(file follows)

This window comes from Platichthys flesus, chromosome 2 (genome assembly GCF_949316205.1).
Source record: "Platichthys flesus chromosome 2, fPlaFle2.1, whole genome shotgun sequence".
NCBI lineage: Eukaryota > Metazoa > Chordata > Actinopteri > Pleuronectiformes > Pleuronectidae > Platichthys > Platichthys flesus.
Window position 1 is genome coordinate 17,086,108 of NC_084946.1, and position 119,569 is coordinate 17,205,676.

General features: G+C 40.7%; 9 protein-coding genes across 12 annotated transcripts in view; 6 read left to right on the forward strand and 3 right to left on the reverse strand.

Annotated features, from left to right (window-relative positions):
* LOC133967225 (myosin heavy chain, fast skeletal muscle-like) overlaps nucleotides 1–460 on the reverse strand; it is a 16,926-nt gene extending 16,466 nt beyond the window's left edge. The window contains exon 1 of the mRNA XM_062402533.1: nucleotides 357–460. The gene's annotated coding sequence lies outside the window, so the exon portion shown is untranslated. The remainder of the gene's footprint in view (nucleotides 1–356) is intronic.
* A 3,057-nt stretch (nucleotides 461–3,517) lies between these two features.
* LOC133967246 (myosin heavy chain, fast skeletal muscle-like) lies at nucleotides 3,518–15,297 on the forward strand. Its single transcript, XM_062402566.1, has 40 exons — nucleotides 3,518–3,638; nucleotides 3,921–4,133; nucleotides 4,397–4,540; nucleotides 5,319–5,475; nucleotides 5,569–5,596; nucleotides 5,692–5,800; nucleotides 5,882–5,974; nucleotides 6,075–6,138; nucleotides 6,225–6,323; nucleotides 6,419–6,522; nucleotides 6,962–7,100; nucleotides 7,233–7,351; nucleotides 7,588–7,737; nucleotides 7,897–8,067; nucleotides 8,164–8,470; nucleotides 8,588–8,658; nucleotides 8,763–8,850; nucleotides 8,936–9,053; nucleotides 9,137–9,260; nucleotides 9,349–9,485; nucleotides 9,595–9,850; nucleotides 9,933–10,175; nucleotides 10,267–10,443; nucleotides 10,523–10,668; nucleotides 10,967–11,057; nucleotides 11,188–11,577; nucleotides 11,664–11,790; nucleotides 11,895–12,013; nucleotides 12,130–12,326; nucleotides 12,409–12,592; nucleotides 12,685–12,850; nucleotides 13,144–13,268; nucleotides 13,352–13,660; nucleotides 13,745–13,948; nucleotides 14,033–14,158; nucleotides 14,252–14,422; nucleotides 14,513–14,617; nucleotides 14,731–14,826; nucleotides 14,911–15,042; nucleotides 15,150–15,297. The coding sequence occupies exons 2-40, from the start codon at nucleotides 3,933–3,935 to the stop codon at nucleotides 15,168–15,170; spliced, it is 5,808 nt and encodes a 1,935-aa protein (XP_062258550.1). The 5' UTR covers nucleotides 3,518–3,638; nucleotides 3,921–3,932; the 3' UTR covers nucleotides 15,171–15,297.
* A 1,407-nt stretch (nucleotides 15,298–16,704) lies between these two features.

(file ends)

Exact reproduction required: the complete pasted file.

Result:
This window comes from Platichthys flesus, chromosome 2 (genome assembly GCF_949316205.1).
Source record: "Platichthys flesus chromosome 2, fPlaFle2.1, whole genome shotgun sequence".
NCBI lineage: Eukaryota > Metazoa > Chordata > Actinopteri > Pleuronectiformes > Pleuronectidae > Platichthys > Platichthys flesus.
Window position 1 is genome coordinate 17,086,108 of NC_084946.1, and position 119,569 is coordinate 17,205,676.

General features: G+C 40.7%; 9 protein-coding genes across 12 annotated transcripts in view; 6 read left to right on the forward strand and 3 right to left on the reverse strand.

Annotated features, from left to right (window-relative positions):
* LOC133967225 (myosin heavy chain, fast skeletal muscle-like) overlaps nucleotides 1–460 on the reverse strand; it is a 16,926-nt gene extending 16,466 nt beyond the window's left edge. The window contains exon 1 of the mRNA XM_062402533.1: nucleotides 357–460. The gene's annotated coding sequence lies outside the window, so the exon portion shown is untranslated. The remainder of the gene's footprint in view (nucleotides 1–356) is intronic.
* A 3,057-nt stretch (nucleotides 461–3,517) lies between these two features.
* LOC133967246 (myosin heavy chain, fast skeletal muscle-like) lies at nucleotides 3,518–15,297 on the forward strand. Its single transcript, XM_062402566.1, has 40 exons — nucleotides 3,518–3,638; nucleotides 3,921–4,133; nucleotides 4,397–4,540; nucleotides 5,319–5,475; nucleotides 5,569–5,596; nucleotides 5,692–5,800; nucleotides 5,882–5,974; nucleotides 6,075–6,138; nucleotides 6,225–6,323; nucleotides 6,419–6,522; nucleotides 6,962–7,100; nucleotides 7,233–7,351; nucleotides 7,588–7,737; nucleotides 7,897–8,067; nucleotides 8,164–8,470; nucleotides 8,588–8,658; nucleotides 8,763–8,850; nucleotides 8,936–9,053; nucleotides 9,137–9,260; nucleotides 9,349–9,485; nucleotides 9,595–9,850; nucleotides 9,933–10,175; nucleotides 10,267–10,443; nucleotides 10,523–10,668; nucleotides 10,967–11,057; nucleotides 11,188–11,577; nucleotides 11,664–11,790; nucleotides 11,895–12,013; nucleotides 12,130–12,326; nucleotides 12,409–12,592; nucleotides 12,685–12,850; nucleotides 13,144–13,268; nucleotides 13,352–13,660; nucleotides 13,745–13,948; nucleotides 14,033–14,158; nucleotides 14,252–14,422; nucleotides 14,513–14,617; nucleotides 14,731–14,826; nucleotides 14,911–15,042; nucleotides 15,150–15,297. The coding sequence occupies exons 2-40, from the start codon at nucleotides 3,933–3,935 to the stop codon at nucleotides 15,168–15,170; spliced, it is 5,808 nt and encodes a 1,935-aa protein (XP_062258550.1). The 5' UTR covers nucleotides 3,518–3,638; nucleotides 3,921–3,932; the 3' UTR covers nucleotides 15,171–15,297.
* A 1,407-nt stretch (nucleotides 15,298–16,704) lies between these two features.